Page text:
On the PlayStation 4, Uncharted 2: Among Thieves runs at 1080p resolution and 60 frames per second, once again only witnessing drops when transitioning from cut scenes to gameplay and vice versa. AF 8x has been implrmeneted, leading to some beautiful texture quality, and the enhanced DoF effect looks much better in 1080p. As noted before, the alpha and volumetric effects have been improved which means better weather effects like snow and more realistic explosions. Smoke and debris have also been improved, further adding to the game’s cinematic feel. Draw distances are also better and the revamped lighting engine helps the colours pop all the more. Several assets in Uncharted 2 have been either reworked or replaced, resulting in a better looking game like in Uncharted: Drake’s Fortune.
Once again, subsurface scattering has been observed along with improved skin shaders, better texture filtering and increased details. Cloth shaders and hair shaders have also been improved and we noticed improvements to the material based filtering as well. LOD is balanced pretty well and hence, there’s a low loss of details. Sadly, shadow dithering is still an issue but we’ve pretty much come to expect that in many games these days.
Interestingly, one particular omission is the velocity based motion blur that was present in the PS3 version. The effect has been completely removed in the pre-rendered cut scenes and we actually miss it. It’s especially odd when you consider that motion blur in Uncharted: Drake’s Fortune was done on the GPU while Uncharted 2 offloaded this to the CELL’s SPU units. Given the immense power and easy accommodation of the PS4’s GPGPU, its removal is quite the surprise.
Overall, whether you played it in 2009 or not, Uncharted 2: Among Thieves is an awesome remaster and ably stands on its own terms in 2015.
Head to head comparison between PS4 and PS3 versions of Uncharted 2: Drake’s Deception. Select 1080p and 60fps for best possible video quality.
In 2011, Uncharted 3: Drake’s Deception released and was the equivalent of a finely aged wine in a prettier bottle. Though it wasn’t as revolutionary as Uncharted 2: Among Thieves in terms of gameplay or visuals, it was still one of the best third person shooters and action titles ever made. At this point, Naughty Dog had pretty much capped out the utilization of the PS3 hardware, optimizing its engine to extract 100 percent of the console’s power. It makes for an interesting comparison with the PS4 remaster.
The focus in the PS3 version was on improving the action on screen, the material based rendering in the dynamic sand, fire and water effects (perfectly exemplified in the game’s breathtaking ship level) and also incorporating more realistic animations and textures. On a more subjective note, the hair shaders have been completely revamped and we honestly appreciated the original look better. Again, this is a purely subjective opinion and doesn’t affect the visual quality at all.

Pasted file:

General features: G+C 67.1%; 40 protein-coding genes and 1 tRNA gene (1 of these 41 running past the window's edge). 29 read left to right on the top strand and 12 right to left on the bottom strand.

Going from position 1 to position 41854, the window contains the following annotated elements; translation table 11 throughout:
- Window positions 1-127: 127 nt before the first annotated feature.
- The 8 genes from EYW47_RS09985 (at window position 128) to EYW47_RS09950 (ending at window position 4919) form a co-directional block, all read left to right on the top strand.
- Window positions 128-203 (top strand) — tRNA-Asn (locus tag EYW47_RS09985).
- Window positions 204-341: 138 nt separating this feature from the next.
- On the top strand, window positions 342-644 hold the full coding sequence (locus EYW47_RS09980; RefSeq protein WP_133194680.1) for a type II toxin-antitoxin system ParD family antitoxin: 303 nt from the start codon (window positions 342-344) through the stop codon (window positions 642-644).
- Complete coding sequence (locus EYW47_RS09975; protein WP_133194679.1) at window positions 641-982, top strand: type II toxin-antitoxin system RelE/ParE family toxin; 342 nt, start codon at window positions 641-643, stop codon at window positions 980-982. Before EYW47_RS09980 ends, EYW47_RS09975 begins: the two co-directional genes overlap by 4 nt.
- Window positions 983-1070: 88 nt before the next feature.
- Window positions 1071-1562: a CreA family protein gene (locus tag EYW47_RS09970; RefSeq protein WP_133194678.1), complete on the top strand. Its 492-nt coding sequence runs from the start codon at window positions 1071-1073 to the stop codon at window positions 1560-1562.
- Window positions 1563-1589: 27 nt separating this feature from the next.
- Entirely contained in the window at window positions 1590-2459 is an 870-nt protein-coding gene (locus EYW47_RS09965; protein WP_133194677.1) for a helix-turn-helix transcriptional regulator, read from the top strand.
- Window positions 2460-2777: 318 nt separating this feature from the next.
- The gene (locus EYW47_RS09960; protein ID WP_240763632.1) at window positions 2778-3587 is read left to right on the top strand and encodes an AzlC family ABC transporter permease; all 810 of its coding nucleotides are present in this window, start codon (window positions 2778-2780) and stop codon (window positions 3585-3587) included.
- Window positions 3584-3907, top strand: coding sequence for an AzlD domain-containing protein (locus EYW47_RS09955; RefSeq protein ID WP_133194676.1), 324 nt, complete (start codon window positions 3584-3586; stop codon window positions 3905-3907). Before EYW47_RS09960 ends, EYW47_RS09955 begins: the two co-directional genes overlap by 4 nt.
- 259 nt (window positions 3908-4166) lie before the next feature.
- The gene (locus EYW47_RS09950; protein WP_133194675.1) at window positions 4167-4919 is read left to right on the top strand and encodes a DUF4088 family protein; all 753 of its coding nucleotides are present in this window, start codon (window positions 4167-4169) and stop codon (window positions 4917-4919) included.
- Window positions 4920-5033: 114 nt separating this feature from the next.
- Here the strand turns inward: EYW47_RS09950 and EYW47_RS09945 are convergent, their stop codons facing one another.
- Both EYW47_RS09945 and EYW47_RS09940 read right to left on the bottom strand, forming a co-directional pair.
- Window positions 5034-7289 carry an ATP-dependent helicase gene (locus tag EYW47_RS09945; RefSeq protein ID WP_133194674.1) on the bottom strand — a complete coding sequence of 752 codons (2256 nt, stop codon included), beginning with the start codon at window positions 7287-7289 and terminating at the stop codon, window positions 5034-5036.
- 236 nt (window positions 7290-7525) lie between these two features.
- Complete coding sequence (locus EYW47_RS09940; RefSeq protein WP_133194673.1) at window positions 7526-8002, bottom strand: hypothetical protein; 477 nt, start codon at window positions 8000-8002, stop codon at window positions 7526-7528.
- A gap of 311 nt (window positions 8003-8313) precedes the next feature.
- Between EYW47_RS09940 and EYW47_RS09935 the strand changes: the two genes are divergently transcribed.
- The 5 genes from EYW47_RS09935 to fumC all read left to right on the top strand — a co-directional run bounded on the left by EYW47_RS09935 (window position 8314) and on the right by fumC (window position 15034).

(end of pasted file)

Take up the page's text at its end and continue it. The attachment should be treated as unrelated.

When comparing the original PS3 game to the PS4 remaster, we noticed subtle changes like the addition of DoF in different places (which is appreciated). Skin scales look crisper, blood has that extra bit of fluidity and the anisotropic filtering is better than the original. Some aspects like the dirt on Sully’s face look cleaner and boast more detail. When observing some of the walls in the original, they didn’t have very crisp looking cracks while the remaster actually has water seeping out of said cracks. It’s little touches like this which add to the overall experience.
Details in the distance have been improved and the 1080p resolution goes a long way towards reducing compression artefacts, thus making nearby objects look crisper and cleaner. The 60 FPS frame rate makes watching the game, especially during the desert section, an absolute treat and we appreciated how the enhanced fire effects make the escape sequences look better.
It should be noted that a custom AA solution is in place across all three remasters and hence takes care of per pixel aliasing. Shadow dithering is an issue in some places despite the implementation of ambient occlusion. AF x8 is also present and does a great deal of justice to all the texture detail.
Though Uncharted 3: Drake’s Deception is perhaps the best example of the PS3 being pushed to its absolute limit, the remastered version manages to look even better. As a whole, Uncharted: The Nathan Drake Collection features three classic titles which have had their visuals improved significantly while implementing a solid 60 FPS frame rate and 1080p resolution. Even if you’ve experienced all of these games several times over, The Nathan Drake Collection is a great incentive to go back and relive the magic once again.